Carving of non-asbestiform tremolite and the risk of lung cancer: a follow-up mortality study in a historical nephrite processing cohort

Hsiao-Yu Yang; Ruei-Hao Shie; Pau-Chung Chen
December 2013
Occupational & Environmental Medicine;Dec2013, Vol. 70 Issue 12, p852
Academic Journal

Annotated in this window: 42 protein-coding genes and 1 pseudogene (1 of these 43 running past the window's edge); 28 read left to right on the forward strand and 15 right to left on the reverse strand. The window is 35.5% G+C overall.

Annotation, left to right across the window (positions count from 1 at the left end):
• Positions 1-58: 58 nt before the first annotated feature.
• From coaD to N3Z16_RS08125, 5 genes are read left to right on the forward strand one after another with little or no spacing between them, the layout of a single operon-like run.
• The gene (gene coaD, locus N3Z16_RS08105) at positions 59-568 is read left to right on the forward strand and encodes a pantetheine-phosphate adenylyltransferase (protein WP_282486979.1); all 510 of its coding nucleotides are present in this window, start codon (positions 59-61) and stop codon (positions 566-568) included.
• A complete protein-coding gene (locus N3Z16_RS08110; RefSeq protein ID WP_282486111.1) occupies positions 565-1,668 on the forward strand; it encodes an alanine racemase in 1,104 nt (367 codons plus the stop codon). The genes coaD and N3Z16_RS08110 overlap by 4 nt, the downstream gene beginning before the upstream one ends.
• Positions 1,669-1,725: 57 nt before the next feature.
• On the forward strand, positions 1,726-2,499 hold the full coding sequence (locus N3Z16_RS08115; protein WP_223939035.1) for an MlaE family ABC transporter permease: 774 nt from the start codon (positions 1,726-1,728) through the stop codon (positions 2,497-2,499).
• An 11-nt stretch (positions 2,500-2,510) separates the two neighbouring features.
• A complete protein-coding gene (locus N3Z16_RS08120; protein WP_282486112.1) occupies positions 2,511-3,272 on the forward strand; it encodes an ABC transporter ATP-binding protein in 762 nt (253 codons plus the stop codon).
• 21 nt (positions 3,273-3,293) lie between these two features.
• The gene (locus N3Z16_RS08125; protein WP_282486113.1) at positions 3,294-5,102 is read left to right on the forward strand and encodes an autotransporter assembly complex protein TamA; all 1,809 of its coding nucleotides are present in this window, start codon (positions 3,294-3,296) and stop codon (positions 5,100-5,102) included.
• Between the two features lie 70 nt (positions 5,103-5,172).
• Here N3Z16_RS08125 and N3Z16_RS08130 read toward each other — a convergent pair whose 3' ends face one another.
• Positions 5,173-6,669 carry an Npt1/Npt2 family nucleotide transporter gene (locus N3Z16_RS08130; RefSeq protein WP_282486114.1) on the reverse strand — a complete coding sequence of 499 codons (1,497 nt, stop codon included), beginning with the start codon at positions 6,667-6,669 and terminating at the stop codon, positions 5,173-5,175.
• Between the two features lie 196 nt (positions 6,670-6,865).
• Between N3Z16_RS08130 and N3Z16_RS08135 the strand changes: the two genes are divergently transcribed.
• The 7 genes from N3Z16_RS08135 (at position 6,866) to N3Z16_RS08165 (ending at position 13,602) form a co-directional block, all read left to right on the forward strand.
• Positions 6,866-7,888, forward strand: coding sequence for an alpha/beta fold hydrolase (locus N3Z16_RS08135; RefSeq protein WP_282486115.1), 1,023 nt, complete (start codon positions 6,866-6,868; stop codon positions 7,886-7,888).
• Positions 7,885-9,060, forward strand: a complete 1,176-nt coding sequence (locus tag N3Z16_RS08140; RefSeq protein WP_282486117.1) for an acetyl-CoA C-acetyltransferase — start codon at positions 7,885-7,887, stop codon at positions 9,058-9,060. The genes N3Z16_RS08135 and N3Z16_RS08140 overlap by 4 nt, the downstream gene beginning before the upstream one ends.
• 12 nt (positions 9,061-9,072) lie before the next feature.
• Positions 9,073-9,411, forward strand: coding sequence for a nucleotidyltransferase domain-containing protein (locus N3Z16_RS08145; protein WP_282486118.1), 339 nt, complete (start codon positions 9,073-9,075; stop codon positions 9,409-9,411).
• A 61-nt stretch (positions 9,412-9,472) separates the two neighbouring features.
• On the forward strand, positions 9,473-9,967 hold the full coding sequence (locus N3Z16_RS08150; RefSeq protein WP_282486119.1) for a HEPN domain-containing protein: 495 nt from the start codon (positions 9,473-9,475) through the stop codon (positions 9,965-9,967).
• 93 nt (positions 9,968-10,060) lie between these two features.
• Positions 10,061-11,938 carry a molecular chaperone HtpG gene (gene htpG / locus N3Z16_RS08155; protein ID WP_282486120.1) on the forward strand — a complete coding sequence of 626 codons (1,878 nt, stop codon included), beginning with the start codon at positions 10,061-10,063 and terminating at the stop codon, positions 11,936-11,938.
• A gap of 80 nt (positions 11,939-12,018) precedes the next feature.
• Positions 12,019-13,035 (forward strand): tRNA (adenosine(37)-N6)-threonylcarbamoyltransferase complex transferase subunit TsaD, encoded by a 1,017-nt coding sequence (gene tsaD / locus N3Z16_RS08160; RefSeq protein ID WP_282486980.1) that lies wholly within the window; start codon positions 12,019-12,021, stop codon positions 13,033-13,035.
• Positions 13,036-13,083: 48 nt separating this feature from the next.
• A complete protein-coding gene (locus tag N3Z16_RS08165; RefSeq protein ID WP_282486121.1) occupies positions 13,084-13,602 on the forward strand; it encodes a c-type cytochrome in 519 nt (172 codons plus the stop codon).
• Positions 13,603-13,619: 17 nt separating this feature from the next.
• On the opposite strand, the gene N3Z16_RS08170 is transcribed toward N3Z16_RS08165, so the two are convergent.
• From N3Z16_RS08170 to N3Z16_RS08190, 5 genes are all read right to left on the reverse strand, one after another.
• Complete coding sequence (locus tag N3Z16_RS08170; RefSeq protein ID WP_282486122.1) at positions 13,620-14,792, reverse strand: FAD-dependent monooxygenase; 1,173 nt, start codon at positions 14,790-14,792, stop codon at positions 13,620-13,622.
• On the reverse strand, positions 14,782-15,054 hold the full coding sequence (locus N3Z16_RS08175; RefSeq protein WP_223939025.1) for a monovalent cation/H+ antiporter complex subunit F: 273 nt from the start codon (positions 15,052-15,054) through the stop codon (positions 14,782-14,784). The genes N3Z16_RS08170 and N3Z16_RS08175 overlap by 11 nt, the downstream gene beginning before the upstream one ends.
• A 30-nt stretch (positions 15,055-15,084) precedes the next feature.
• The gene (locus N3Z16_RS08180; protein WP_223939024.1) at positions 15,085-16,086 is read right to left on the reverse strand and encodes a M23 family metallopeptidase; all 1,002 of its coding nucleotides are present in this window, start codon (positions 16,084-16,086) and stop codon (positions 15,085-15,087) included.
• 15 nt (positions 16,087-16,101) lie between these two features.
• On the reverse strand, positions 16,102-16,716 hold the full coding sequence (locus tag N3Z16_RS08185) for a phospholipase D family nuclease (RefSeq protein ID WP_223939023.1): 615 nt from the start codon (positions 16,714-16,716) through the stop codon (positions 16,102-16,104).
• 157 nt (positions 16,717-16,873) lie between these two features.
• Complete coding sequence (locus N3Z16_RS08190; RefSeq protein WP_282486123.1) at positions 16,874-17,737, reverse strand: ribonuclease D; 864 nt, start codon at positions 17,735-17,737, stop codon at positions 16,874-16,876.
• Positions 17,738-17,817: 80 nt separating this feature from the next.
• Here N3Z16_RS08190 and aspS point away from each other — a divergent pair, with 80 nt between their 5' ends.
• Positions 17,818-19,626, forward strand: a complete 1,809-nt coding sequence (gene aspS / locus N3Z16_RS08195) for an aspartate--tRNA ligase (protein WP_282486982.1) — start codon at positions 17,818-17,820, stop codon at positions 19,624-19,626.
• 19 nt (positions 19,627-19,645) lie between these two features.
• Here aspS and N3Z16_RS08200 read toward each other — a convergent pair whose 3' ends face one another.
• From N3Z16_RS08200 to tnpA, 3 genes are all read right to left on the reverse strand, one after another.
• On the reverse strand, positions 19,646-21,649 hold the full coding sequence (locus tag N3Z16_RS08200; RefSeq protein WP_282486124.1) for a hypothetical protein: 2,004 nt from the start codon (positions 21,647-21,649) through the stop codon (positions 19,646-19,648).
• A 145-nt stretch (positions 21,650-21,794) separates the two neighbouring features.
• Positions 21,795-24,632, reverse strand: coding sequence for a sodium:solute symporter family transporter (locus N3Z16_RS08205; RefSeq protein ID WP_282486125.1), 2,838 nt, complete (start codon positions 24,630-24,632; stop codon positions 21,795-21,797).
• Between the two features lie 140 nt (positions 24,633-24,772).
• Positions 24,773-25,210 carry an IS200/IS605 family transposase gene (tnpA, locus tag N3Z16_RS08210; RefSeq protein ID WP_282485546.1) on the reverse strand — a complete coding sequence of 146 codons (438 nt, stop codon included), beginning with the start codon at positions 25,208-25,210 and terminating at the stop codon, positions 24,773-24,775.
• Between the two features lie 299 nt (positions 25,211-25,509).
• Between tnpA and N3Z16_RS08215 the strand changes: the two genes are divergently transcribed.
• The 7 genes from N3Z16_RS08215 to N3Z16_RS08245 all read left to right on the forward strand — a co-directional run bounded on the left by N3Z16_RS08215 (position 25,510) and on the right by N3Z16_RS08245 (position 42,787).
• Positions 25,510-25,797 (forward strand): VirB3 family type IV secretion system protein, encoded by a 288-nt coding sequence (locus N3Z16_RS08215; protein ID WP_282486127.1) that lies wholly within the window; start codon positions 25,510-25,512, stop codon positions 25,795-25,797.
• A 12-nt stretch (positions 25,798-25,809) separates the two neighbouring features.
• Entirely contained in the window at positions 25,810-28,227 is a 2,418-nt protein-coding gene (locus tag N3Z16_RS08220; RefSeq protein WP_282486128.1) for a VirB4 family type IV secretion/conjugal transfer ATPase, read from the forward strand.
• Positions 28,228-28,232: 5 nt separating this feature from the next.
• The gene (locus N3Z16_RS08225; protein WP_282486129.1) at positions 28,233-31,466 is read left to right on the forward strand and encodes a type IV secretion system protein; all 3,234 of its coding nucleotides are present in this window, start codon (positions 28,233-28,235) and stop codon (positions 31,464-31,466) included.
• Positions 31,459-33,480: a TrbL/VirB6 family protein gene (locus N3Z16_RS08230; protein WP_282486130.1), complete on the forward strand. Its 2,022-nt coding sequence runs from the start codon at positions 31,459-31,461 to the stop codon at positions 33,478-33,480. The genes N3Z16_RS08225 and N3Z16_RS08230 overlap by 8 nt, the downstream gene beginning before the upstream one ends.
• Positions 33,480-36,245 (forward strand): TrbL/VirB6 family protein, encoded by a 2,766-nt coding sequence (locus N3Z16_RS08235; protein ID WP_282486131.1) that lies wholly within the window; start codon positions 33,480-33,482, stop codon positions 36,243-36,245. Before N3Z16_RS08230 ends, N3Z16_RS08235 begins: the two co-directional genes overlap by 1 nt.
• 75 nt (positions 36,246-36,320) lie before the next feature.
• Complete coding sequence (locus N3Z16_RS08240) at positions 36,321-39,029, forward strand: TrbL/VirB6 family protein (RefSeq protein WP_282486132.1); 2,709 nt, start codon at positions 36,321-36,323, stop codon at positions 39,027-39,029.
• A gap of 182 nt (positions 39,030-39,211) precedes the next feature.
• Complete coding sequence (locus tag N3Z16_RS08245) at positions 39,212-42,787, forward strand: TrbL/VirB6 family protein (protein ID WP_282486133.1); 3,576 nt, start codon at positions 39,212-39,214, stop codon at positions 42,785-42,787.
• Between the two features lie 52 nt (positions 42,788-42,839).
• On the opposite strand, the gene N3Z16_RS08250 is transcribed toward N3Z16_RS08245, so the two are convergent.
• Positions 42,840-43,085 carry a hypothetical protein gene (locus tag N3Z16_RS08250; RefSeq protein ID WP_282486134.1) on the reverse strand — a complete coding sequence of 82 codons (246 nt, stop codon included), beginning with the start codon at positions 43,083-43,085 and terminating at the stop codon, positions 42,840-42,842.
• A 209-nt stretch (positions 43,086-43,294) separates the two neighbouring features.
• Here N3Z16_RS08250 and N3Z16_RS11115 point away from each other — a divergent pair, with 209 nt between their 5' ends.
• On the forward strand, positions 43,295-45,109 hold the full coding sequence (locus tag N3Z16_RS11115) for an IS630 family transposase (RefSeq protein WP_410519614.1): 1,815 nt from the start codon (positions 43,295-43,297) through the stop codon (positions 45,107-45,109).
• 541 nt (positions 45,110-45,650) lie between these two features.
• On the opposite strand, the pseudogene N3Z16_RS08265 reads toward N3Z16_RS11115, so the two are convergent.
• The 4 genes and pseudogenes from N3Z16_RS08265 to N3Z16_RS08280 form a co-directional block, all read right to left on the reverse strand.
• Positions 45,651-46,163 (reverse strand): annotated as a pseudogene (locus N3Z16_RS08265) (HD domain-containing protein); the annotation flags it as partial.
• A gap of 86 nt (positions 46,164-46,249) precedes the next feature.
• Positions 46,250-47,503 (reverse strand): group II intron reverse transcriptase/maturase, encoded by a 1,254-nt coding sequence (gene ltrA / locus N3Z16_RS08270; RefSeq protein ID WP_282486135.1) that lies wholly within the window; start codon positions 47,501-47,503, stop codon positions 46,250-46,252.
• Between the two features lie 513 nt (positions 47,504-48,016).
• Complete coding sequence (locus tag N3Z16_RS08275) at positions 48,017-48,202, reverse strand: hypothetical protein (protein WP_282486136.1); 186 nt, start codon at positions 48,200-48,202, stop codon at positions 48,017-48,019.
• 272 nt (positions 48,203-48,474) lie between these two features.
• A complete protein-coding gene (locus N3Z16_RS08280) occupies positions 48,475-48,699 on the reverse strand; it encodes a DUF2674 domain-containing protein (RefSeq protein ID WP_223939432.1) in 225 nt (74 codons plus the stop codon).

Objectives The health risks associated with exposure to non-asbestiform asbestos minerals, including nephrite, are unclear. In 1965 nephrite processing began in the town of Fengtian in Taiwan, and the majority of inhabitants were involved in the industry from 1970 until 1980. The objectives of this study were to examine lung cancer deaths and assess the carcinogenic effects of nephrite carving. Methods We studied mortality due to lung cancer (ICD-9 code 162 for cancers of the trachea, bronchus and lung) from 1979 to 2011. We calculated the standardised mortality ratio (SMR) for lung cancer using the age- and sex-specific cancer mortality rates in eastern Taiwan as the standard rates. Air samples, bulk samples and a surface sample were analysed. Results Nephrite is a non-asbestiform asbestos mineral composed of microcrystalline tremolite. During nephrite processing, in personal air samples the average concentration of elongated mineral particles with the morphological characteristics of asbestos fibres was 1.4f/cm³, with rough grinding generating the highest concentrations (4.7 f/cm³). Transmission electron microscopy (TEM) confirmed that the air samples contained intact asbestiform tremolite fibres. The ambient air samples and the wipe sample indicated paraoccupational contamination. The crude mortality rates for lung cancer were higher in Fengtian than in Taiwan for all age groups and both genders. The SMR for lung cancer was 1.28 (95% CI 1.12 to 1.45). Conclusions Nephrite carving may increase the risk of lung cancer. Appropriate medical monitoring is warranted for workers who are exposed to similar materials.


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